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The Good, The Bad, and The Reboot.

C’mon, you know you secretly love when a new reboot is announced.



Reboots hold a steady spot in the media we consume today. Reboots like Ghostbusters, All Grown Up, Lion King, and Fuller House are among the most notable ones from our generations, and more like iCarly, Proud Family, and other classics from our childhood are set to return. Because reboots take the original plot and modernize it, or answer questions from the original airing, many people will have their opinions about it. From film to television, it seems that everyone is jumping at the chance to grab hold of previous storylines.


The Good


Arguably one of the best reboots was Fuller House. Many of us grew up watching the Tanner family and friends, so it was the perfect opportunity for a reboot to see how their lives have unfolded. When the original series came out, people were able to relate the same problems the characters faced, and on the reruns, another generation was able to fall in love and relate to the same TV family.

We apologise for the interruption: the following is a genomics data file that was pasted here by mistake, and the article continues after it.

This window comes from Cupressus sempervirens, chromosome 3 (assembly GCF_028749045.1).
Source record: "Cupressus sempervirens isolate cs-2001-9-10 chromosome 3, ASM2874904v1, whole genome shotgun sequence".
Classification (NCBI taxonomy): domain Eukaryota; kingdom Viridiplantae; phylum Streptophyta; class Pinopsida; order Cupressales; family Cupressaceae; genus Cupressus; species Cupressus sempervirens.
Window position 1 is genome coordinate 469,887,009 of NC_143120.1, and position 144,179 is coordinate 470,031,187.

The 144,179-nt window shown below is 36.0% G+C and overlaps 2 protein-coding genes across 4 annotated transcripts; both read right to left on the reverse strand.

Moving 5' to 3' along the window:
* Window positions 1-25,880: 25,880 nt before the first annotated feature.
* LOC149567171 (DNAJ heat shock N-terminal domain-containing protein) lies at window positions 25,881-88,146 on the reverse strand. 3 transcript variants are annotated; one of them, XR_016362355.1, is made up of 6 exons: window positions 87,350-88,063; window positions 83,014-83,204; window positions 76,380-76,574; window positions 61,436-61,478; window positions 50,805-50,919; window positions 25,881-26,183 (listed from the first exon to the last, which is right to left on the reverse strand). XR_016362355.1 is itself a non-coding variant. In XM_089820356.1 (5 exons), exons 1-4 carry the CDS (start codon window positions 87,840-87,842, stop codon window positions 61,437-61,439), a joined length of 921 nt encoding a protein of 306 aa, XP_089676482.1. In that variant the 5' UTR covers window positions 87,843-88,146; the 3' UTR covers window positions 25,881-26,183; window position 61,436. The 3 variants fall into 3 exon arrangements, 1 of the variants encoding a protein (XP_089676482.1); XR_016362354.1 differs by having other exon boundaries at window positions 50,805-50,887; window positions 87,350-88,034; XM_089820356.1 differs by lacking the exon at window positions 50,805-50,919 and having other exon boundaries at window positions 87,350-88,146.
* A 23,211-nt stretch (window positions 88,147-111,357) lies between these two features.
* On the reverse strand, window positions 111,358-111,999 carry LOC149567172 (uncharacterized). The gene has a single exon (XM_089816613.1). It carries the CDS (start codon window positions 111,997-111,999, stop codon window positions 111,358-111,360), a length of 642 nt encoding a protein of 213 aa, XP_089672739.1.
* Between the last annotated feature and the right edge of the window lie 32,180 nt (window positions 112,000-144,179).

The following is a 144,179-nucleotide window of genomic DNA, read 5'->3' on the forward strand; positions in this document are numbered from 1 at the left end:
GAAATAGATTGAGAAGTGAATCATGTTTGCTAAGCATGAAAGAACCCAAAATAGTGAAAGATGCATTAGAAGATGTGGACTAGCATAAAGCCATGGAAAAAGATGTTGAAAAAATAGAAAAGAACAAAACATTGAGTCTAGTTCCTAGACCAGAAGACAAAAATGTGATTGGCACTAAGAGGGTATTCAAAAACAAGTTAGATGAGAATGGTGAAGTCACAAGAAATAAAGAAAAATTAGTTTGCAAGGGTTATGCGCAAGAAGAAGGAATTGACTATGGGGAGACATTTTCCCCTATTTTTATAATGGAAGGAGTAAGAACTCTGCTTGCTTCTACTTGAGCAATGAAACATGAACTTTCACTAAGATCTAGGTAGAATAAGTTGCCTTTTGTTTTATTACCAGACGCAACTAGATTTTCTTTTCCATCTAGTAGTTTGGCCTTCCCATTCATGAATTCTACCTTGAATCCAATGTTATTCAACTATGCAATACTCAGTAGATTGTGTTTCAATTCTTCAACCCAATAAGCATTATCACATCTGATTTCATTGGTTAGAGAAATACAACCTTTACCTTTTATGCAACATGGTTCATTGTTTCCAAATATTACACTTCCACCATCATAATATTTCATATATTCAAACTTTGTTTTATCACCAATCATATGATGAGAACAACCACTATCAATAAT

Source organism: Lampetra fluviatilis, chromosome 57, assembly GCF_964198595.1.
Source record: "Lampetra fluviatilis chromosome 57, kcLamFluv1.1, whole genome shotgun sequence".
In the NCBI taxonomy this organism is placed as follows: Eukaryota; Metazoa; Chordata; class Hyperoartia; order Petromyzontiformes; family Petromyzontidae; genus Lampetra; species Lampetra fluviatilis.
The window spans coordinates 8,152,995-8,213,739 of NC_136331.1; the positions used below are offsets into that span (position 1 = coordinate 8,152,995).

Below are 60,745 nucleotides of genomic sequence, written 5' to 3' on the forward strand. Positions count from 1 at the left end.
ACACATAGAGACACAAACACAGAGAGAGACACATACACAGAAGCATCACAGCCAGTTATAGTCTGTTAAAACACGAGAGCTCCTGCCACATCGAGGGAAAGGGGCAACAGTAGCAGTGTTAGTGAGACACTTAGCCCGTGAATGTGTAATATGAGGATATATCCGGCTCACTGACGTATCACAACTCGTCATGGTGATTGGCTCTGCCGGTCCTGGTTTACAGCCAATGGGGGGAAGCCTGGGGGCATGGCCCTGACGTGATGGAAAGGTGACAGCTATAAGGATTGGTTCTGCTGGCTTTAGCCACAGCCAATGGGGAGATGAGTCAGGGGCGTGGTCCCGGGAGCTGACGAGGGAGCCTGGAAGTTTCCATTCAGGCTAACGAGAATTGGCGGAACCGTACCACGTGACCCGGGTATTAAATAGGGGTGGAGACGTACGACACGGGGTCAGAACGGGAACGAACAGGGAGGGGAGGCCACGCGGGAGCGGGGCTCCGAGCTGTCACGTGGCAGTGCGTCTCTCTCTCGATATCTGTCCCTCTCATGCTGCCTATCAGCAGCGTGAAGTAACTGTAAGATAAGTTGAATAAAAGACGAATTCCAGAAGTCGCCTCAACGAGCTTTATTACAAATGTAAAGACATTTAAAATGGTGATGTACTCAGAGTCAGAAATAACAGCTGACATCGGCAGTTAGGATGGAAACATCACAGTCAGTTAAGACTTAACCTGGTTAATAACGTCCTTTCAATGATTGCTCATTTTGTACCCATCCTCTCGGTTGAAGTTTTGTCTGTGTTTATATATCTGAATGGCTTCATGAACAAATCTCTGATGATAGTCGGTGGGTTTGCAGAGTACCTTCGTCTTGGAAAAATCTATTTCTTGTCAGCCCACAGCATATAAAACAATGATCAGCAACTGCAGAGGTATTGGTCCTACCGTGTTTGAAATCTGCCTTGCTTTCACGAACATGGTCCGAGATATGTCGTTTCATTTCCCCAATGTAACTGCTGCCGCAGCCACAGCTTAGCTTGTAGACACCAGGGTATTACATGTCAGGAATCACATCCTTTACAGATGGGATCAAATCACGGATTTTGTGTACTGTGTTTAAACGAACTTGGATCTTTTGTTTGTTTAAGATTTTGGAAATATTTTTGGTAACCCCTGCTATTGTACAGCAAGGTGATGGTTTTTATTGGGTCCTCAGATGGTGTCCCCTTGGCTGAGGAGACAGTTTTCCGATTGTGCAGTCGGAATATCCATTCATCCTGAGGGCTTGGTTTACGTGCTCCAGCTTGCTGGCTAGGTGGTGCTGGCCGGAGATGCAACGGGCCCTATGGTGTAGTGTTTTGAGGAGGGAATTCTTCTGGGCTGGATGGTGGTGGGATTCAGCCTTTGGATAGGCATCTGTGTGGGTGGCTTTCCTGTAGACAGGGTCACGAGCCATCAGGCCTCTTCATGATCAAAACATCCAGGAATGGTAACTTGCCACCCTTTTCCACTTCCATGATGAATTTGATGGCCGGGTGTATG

The reboot, Fuller House, answered any questions that viewers and die-hard fans had after Full House ended. It also kept a similar plotline all while adapting to the new world around them. We were able to fall in love over again with a new cast and relate to similar problems as adults. Being able to please an older and younger audience with one plotline is what made this reboot so successful.


The Bad


There is never a truly perfect reboot because the original is always more special to the fans. When a reboot happens, critiques are quick to point out how far it strayed from the original. Girl Meets World is a perfect example of how a reboot can ruin the fan’s perception of the original show. This reboot made for a new generation navigating their way through seventh grade, but many viewers believed it would be a continuation of the lives of Cory, Topanga, and Shawn. Mixing original cast members for the nostalgic appeal with new characters for the younger generation of fans seemed like a good idea at first, however, it ended up feeling like another overdone child sitcom.

At the end of the day, the reboot was not created for fans of the original series to binge, rather for a younger generation of fans. Let’s face it, no adult was tuning into Disney Channel every week eager to watch two seventh graders work through their problems. The Boy Meets World franchise would have benefitted from a show following the cast members in their adult life, which is what the fans truly desired.